There has been a steady uptake of IoT as the number of organizations that use the technology increased from 13 to 25 percent between 2014 and 2017. Experts estimate that the global number of IoT connected devices will increase threefold to 43 billion between 2018 and 2023. Total spending on endpoints and IoT services will reach $3.9 trillion this year.
However, as IoT evolves, cybercriminals are devising frequent and sophisticated tactics to compromise critical systems based on this technology. Typically, a hacker will exploit weaknesses in an IoT device to cause advanced persistent threats (APTs) such as the distributed denial of service (DDoS) attack. For instance, in the famous 2016 Mirai botnet incident, cyber actors deployed old routers and security cameras to launch a vast DDoS attack against Dyn, a DNS provider. The incident brought down popular services, including Netflix, Twitter, Reddit, and CNN. In a different incident, hackers gained unauthorized access to a casino’s information system through a Wi-Fi-enabled fish tank.
Organizations should reevaluate the security of the IoT sector to achieve sustainable value. Back in March, we covered how IoT technologies impact FinServ Productivity and Cybersecurity. Delivering reliable and effective protection for the IoT requires assiduity in secure hardware development and software design throughout the product lifecycle. Developers should build security controls into the software development lifecycle and resilience testing to detect and mitigate flaws that lead to a breach.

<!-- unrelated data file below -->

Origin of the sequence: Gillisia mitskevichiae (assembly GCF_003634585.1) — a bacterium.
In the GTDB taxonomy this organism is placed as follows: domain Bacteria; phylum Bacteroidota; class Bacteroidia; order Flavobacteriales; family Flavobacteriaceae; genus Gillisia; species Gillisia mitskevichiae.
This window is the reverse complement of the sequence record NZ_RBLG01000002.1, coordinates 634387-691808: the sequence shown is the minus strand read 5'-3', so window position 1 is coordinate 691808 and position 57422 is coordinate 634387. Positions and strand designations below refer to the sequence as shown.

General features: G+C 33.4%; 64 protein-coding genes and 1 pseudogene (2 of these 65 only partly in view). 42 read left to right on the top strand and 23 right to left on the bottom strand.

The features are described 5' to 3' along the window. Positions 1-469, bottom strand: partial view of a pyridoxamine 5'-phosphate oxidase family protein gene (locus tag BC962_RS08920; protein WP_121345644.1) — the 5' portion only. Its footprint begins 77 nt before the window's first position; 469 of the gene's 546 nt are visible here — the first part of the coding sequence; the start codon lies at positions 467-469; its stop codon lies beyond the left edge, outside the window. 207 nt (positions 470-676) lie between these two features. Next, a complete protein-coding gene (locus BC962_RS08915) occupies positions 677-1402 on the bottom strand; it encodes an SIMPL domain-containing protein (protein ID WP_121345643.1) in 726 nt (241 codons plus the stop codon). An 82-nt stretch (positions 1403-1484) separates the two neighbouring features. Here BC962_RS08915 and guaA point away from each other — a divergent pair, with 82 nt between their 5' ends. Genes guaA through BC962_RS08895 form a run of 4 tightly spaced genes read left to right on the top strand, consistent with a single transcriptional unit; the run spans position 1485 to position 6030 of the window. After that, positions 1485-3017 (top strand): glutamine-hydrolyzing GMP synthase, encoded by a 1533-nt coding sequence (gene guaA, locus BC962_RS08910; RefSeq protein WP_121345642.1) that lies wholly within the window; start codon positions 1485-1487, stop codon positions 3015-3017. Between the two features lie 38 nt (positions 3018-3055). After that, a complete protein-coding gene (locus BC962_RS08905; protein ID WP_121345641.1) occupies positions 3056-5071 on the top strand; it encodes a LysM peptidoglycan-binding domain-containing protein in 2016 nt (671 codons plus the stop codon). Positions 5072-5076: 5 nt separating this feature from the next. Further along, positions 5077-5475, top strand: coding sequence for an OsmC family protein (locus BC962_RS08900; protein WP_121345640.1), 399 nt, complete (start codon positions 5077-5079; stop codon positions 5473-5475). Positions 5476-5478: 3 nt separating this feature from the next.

Challenges of Securing IoT
Indubitably, IoT solutions feature different value chains and an expansive attack surface. The IoT ecosystem consists of connected objects such as wireless production sensors, actuators, environmental sensors, industrial equipment, medical devices, kitchen appliances, and thermostats that convey usage and other relevant data insights. An understanding of the whole system is necessary for security personnel to identify threats and implement mitigation controls.
Additionally, adequate security requires specialized domain knowledge of various technologies in the IoT supply chain. IoT vendors require personnel with an understanding of electrical engineering, hardware components, software development, and networking protocols.
Another challenge is that many IoT manufacturers deliver IoT devices with default login credentials that end-users fail to change. Consequently, hackers can effortlessly access the devices and the broader network using the passwords. In other cases, vendors may produce IoT solutions that lack proper encryption of data as it moves from the device to the core system.
Furthermore, a wide range of IoT devices lack sufficient memory and processing power to download and install updates online. This becomes challenging for the IoT vendors to provide ongoing support and security patches during the product’s lifespan.
Enhancing IoT Security
Securing IoT is much more than the device protection. It entails safeguarding how and where the devices connect to the network, as well as how they process, store data, and interact with end-users. More importantly, it’s a team effort that involves multiple parties.